It’s October, and we’re now in the second month of spring. Days are warmer, and the air is full of the sound and smell of growing things, both flora and fauna.
Everything is incredibly green, which is such a marvellous change from last year’s dusty dryness. It seems as if everything is celebrating the rain that has fallen, and the year that is passing rapidly by.
Yesterday, the willy wagtails who have been frequenting our garden kept bustling around one particular limb of the biggest tree in our backyard. That tree is now about sixteen years old. When we built our house, the block was completely vacant of trees. We set about remedying that as soon as we could, planting a variety of natives, and a few fruit trees. This gum tree is a survivor.
Our german shepherd (Anzac) was at that time, a puppy. And he was a puppy with a penchant for chewing things. Every tree or shrub we planted, he chewed. We drenched them in tabasco, chilli powder and cayenne pepper as all the books told us to do. We concluded that he liked hot things. Eventually, we had to surround each little sapling with its own fence.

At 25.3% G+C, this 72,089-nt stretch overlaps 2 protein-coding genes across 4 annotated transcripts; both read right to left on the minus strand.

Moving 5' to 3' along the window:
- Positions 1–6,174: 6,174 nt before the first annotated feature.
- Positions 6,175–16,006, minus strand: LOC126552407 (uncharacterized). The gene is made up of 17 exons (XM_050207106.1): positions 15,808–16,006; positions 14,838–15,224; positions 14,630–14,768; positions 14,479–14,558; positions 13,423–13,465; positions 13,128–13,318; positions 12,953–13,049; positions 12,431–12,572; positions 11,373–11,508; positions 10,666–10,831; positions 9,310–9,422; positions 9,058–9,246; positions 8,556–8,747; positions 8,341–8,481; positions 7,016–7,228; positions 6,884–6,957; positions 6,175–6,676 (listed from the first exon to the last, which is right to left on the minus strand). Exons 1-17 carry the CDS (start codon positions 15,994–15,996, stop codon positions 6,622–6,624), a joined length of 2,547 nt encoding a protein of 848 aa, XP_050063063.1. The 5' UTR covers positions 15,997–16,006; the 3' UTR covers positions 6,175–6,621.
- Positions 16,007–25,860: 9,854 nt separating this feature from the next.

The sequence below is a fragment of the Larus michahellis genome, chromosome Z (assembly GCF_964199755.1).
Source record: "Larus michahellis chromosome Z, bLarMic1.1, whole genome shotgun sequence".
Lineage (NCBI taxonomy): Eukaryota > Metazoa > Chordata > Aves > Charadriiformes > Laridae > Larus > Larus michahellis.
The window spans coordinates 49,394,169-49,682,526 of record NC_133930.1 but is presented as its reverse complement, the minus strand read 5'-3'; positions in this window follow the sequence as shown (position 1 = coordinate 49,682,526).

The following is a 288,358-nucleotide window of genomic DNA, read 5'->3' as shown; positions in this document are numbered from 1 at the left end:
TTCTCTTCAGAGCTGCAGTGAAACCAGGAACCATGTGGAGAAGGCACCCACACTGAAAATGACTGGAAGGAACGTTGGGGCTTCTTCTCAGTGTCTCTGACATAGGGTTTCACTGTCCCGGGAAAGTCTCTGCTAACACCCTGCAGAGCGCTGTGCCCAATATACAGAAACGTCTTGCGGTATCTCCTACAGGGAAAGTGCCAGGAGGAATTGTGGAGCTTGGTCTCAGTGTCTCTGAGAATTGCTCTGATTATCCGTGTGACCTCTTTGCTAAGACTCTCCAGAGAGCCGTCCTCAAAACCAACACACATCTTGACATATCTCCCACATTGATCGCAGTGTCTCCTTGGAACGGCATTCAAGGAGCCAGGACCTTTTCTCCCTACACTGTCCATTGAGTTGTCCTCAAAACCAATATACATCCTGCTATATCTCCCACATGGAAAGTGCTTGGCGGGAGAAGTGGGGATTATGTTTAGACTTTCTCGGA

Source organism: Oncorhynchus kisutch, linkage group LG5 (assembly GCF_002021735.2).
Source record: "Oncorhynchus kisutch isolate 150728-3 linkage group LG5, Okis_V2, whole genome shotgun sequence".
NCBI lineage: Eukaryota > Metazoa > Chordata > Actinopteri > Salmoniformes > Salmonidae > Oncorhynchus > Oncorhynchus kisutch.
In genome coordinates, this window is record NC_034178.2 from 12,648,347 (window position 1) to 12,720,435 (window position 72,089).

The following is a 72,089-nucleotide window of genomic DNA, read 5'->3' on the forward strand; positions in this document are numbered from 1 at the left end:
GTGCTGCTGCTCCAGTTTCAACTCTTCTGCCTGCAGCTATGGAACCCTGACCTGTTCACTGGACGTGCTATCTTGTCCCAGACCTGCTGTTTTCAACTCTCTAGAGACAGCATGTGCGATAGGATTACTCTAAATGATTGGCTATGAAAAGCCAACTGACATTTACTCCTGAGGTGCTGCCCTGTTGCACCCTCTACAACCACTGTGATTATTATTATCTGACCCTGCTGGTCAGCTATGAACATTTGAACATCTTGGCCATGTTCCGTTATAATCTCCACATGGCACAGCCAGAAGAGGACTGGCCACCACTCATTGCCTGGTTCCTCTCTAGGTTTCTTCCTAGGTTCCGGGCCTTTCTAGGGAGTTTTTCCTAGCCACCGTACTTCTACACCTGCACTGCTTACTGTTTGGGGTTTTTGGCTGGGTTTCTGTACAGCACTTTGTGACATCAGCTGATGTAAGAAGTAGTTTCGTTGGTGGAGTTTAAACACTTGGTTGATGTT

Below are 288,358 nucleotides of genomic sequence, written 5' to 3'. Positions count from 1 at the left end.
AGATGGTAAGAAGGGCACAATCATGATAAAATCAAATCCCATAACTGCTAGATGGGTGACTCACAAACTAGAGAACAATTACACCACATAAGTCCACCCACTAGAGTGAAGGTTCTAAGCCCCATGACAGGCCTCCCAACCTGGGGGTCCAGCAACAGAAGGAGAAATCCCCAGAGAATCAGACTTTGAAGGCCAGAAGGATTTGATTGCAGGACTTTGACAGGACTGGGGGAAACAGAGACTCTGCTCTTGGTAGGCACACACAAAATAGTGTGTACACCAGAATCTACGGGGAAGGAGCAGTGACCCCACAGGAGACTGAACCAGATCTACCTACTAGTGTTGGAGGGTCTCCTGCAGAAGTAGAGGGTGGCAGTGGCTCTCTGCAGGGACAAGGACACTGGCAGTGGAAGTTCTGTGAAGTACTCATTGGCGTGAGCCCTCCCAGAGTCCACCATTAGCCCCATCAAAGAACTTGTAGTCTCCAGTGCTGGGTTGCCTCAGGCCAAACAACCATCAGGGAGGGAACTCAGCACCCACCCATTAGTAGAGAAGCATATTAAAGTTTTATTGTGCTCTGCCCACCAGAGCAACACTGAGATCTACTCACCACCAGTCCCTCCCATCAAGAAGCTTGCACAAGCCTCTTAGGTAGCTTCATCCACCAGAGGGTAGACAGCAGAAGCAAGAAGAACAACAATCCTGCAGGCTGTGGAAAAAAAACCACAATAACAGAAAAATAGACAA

This particular tree had been chewed to a tiny stump. Now it’s huge, full of leaves, and full of birds who visit on and off all day. So far today I’ve seen willy wagtails, magpie larks, rainbow lorikeets, crested pigeons, and a female satin bowerbird who likes to have a drink and a wash in the dog pool most afternoons.
But yesterday, I saw this:
You can see the little black and white bird, standing above a few strands of what look like spider web, and some bits of stuff.
A bit later, it looked like this:
This morning, it looked like this:
And now it looks like this:
And they’re still adding more.
Because our block is on a slope, the back patio is elevated. This little nest is clearly visible at ‘eye height’ when we’re out on it. I’m going to be absolutely fascinated to see if they raise any babies once it’s finished. They do actually hold the nest together with spider webs, and fill it with soft stuff. I remember one year, when another pair of willy wagtails would collect our german shepherd’s winter coat every time I brushed him. They took so much fluff, I suspect the whole nest may have been made of it.
I have some videos of the building process, so I’ll pop them up on my facebook page.